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This wait type is when a thread is waiting to acquire a Schema Stability (also called Schema Share) lock on a resource and there is at least one other lock in an incompatible mode granted on the resource to a different thread.
General locking information:
- For the complete lock compatibility matrix, see the Books Online page Lock Compatibility.
- For information on the lock hierarchy, see the Books Online page Lock Granularity and Hierarchies.
- For information on some of the lock modes, see the Books Online page Lock Modes.
- For other locking topics, see the Books Online page Locking in the Database Engine.
(Books Online description: “Occurs when a task is waiting to acquire a Schema Share lock.”)
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Added in SQL Server version:
Removed in SQL Server version:
Extended Events wait_type value:
The map_key value in sys.dm_xe_map_values is 1 in all versions through 2014 RTM. After 2014 RTM, you must check the DMV to get the latest value as some map_key values have changed in later builds.
General guidance around troubleshooting lock waits:
- It is not possible to determine the lock resource from the sys.dm_os_wait_stats output. You can see the resource from sys.dm_os_waiting_tasks (using my script) or looking at the resource_description field of sys.dm_tran_locks where the request_status is ‘WAIT’.
- You can use the blocked process report to get more detailed information on queries that are waiting for locks for a specified threshold (see here).
- Look to see what is at the head of the blocking chain (i.e. the thread that’s holding the lock that’s blocking everyone) using a script (plenty of them available online – I don’t have a preferred one). What is that thread waiting for? Fixing that wait may help unravel the blocking. For example, a thread may be holding locks and committing a transaction, but there’s a synchronous mirror with a slow I/O subsystem so the mirror log write takes a long time, making the transaction commit take longer, and the locks take longer to be released, causing blocking.
- Look for lock escalation, where an UPDATE transaction has escalated to a table X lock, causing widespread blocking.
- Look for index operations causing table locks, and consider using online index operations (or if already using them, consider the WAIT_AT_LOW_PRIORITY feature in 2014+).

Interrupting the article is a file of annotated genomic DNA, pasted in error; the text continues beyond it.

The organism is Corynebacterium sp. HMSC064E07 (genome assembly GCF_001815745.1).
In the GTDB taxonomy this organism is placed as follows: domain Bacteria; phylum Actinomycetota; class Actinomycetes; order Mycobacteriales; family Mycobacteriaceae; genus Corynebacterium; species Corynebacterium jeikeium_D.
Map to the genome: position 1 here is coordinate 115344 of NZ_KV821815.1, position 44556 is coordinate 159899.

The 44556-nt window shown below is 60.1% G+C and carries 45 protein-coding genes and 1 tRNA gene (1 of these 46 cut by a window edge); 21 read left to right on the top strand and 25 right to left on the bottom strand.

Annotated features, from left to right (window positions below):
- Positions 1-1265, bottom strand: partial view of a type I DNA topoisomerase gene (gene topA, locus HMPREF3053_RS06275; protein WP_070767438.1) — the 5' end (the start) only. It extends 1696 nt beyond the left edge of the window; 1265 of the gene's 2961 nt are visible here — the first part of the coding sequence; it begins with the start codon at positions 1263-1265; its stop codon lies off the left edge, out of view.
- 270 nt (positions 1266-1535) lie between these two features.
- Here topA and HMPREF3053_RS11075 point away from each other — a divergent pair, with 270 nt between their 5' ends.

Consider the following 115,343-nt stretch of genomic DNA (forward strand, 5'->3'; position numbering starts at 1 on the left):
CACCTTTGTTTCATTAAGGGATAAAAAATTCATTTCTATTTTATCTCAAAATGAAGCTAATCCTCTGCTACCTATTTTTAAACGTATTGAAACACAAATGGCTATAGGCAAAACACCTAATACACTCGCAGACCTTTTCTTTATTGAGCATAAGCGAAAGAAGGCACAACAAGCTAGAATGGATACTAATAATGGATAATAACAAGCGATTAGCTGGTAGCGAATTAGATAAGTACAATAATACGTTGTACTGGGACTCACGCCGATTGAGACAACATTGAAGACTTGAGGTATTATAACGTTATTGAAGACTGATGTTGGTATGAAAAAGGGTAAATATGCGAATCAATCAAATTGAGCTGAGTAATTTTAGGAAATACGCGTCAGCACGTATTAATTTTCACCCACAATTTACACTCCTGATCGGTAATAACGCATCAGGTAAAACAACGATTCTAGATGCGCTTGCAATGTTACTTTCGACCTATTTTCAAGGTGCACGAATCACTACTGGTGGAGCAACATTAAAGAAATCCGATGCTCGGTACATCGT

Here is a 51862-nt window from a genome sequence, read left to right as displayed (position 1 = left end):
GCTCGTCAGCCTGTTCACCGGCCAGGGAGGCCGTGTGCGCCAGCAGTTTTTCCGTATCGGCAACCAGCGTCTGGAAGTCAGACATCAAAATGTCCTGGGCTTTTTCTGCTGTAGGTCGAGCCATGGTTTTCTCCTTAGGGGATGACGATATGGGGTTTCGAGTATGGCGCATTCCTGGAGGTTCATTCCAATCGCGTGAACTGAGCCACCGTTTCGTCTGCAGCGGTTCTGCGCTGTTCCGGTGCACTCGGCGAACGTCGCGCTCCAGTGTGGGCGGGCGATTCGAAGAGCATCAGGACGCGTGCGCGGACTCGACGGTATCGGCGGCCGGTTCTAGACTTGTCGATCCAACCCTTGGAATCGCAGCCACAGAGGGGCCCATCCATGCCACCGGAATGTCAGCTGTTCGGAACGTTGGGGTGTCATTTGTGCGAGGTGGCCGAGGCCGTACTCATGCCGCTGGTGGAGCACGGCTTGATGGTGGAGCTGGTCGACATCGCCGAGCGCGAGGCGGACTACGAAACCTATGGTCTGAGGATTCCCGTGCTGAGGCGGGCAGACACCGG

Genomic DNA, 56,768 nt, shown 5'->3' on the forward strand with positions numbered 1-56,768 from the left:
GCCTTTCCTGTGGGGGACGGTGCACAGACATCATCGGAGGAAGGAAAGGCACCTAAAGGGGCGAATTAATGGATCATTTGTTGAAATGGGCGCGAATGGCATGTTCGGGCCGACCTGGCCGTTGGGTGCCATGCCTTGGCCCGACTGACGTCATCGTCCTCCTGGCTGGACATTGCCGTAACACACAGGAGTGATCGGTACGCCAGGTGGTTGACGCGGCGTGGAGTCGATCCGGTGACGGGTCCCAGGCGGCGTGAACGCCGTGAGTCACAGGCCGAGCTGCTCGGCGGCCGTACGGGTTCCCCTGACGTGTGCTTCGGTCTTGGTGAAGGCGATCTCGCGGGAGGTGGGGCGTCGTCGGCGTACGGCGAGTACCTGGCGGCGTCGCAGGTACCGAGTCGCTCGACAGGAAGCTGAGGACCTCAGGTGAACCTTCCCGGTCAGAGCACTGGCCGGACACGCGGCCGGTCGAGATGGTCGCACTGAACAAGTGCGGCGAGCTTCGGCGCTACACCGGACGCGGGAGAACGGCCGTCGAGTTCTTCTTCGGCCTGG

- Look for code that specifies a TABLOCK (causes a table Shared lock) or TABLOCKX (causes a table Exclusive lock) hint.
- Look for application code that will cause locks to be acquired and then waits for user input, or fails to commit a transaction for a long time.
- Consider creating nonclustered indexes to remove row locks from the underlying heap/clustered index.
- Consider using snapshot isolation or read committed snapshot isolation to allow readers to not take S/IS locks and reduce blocking.
- Check the correct isolation level is being used as REPEATABLE_READ and SERIALIZABLE will hold S/IS locks until the end of a transaction.
- Check for accidental use of the SERIALIZABLE isolation level, from using distributed transactions or incorrectly scoped .Net TransactionScope objects.
Specific guidance for LCK_M_SCH_S waits:
- For an Schema Stability lock, the resource will be a table.
- The only lock that will block a Schema Stability lock is a SCH_M (Schema Modification) lock from an index build/rebuild or table/schema modification.
Known occurrences in SQL Server (list number matches call stack list):
- Waiting for the Schema Stability lock (in this case, during an ALTER INDEX … REORGANIZE operation)
- Waiting for the Schema Stability lock (in this case, during a partition switch operation)
And other similar call stacks.
Abbreviated call stacks (list number matches known occurrences list):